The Smiths had first consulted with their architect in January. By March, the plans were ready, they had selected a contractor and the project was scheduled to start in April. Construction went smoothly, and the Smiths had a new great room/kitchen, master suite and main floor bathroom by the beginning of August.

They were able to get through their project so fast for a couple of reasons. First, their project was relatively small. It was essentially moving walls as opposed to building an addition. Additions always take more construction time because they involve adding everything from the footing to the roof with every fixture and electrical wire in between.

Second, they were able to get construction started right away. This was part luck and part experience.

"Our architect was able to steer us away from the contractors who don't normally do small jobs," Smith said. "We didn't waste time on contractors who wouldn't call us back." Smith added that she thinks the construction process went quicker than other projects of the same size because they weren't living in the house during construction.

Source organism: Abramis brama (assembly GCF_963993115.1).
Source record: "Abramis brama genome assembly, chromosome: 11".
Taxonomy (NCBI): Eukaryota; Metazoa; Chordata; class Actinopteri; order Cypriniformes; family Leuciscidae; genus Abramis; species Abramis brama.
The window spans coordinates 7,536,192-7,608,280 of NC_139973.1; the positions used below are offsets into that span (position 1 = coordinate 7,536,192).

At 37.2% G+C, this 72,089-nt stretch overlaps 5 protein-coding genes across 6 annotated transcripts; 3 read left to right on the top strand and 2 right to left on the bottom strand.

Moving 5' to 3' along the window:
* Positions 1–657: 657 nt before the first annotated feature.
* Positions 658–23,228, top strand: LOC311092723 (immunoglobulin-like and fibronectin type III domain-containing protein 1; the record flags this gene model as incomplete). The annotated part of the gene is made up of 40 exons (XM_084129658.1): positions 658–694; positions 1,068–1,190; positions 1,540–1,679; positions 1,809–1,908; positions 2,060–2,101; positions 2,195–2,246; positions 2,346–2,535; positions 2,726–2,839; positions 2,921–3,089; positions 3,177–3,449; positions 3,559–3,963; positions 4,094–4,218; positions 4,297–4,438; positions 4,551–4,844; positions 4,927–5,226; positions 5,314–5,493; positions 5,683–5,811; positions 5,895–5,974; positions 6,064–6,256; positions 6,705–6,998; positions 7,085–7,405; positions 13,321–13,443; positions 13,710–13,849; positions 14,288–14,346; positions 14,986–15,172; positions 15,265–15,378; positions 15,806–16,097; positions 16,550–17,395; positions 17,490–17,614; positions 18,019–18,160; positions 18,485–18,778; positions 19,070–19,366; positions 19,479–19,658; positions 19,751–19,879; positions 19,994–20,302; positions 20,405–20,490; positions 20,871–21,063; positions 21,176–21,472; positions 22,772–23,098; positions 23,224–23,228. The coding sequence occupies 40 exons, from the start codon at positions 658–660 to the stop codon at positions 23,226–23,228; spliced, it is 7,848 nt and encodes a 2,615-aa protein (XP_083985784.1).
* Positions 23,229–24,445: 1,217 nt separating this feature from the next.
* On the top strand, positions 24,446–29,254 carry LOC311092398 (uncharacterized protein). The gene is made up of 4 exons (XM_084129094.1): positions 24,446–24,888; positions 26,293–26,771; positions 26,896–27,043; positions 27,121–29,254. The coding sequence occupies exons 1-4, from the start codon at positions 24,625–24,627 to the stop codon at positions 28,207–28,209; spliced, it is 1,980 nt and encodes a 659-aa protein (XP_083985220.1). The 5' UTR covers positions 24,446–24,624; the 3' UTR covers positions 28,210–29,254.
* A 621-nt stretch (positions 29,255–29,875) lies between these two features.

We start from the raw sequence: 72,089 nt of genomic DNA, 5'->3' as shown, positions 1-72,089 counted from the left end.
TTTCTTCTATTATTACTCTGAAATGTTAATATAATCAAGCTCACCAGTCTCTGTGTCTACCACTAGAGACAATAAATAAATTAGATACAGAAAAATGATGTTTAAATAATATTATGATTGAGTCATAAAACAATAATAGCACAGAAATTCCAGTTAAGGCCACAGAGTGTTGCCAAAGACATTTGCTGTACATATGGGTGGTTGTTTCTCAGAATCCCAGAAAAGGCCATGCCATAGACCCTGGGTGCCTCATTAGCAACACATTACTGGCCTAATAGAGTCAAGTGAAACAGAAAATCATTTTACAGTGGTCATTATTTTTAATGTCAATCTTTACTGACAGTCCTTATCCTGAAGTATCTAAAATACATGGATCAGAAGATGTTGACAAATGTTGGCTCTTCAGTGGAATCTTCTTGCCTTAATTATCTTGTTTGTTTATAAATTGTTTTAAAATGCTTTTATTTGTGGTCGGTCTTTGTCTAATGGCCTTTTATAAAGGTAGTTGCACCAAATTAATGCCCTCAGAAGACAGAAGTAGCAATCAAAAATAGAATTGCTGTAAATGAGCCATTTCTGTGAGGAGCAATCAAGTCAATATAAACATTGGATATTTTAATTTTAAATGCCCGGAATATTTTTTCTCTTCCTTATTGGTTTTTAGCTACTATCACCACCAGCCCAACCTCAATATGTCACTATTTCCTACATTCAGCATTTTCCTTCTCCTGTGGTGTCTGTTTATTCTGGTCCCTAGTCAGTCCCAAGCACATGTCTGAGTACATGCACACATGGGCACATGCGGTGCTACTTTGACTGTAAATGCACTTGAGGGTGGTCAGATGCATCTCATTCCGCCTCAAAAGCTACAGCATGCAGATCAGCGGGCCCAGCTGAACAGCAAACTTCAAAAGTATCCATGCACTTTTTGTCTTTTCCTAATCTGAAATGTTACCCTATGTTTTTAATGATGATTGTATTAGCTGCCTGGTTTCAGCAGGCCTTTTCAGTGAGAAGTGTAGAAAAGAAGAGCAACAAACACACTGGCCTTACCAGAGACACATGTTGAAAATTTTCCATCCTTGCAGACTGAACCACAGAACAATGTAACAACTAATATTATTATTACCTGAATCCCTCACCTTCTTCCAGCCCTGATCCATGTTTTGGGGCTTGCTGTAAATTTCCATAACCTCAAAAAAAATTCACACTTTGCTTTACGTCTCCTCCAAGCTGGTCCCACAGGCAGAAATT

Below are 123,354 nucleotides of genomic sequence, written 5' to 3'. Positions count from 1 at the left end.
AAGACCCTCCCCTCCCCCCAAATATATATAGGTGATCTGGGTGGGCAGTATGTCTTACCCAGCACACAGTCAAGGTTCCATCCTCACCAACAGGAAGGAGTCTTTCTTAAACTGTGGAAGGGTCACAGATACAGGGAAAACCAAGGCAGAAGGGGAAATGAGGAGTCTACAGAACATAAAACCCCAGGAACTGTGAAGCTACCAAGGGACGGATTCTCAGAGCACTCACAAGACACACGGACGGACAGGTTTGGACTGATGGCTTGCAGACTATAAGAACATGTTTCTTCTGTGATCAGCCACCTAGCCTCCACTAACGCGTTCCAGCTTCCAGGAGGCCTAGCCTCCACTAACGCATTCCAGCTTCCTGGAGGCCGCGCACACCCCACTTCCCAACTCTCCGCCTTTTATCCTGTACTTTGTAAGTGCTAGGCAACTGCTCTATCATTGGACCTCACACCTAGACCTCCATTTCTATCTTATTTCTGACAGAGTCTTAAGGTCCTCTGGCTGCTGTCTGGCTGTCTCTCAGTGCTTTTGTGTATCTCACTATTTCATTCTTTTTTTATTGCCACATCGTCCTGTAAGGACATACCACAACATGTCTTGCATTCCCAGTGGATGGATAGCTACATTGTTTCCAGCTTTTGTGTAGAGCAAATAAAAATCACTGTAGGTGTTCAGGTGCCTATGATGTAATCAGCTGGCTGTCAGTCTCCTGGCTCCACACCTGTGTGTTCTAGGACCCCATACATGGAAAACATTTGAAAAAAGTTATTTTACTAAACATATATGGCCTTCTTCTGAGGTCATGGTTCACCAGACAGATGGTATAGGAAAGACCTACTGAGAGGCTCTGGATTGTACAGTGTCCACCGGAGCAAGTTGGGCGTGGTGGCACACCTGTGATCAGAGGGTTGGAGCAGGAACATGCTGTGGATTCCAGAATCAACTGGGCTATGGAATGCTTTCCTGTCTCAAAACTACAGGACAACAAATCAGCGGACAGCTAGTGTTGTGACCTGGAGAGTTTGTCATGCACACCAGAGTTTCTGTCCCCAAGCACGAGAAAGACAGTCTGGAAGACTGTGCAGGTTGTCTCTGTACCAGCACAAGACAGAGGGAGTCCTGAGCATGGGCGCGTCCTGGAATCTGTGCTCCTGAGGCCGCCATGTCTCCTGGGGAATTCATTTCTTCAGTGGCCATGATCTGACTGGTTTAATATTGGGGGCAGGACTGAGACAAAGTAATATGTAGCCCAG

We know that moving out during construction isn't always possible, but it usually speeds things up. Contractors can move through a project faster when they don't have to work around a family living in the construction zone.

Overall, the Smiths didn't waste time in the design phase or in the construction phase because they made up their minds quickly and finally. Being decisive and preparing for the next step will help you streamline your remodeling project.

If your timing is right, there is no reason you can't be entertaining next year's holiday guests in a home that belongs in House Beautiful.

Ann Robinson and Annie V. Schwemmer are the principal architects and co-founders of a residential architectural firm focused on life-changing remodeling designs at Send comments or questions to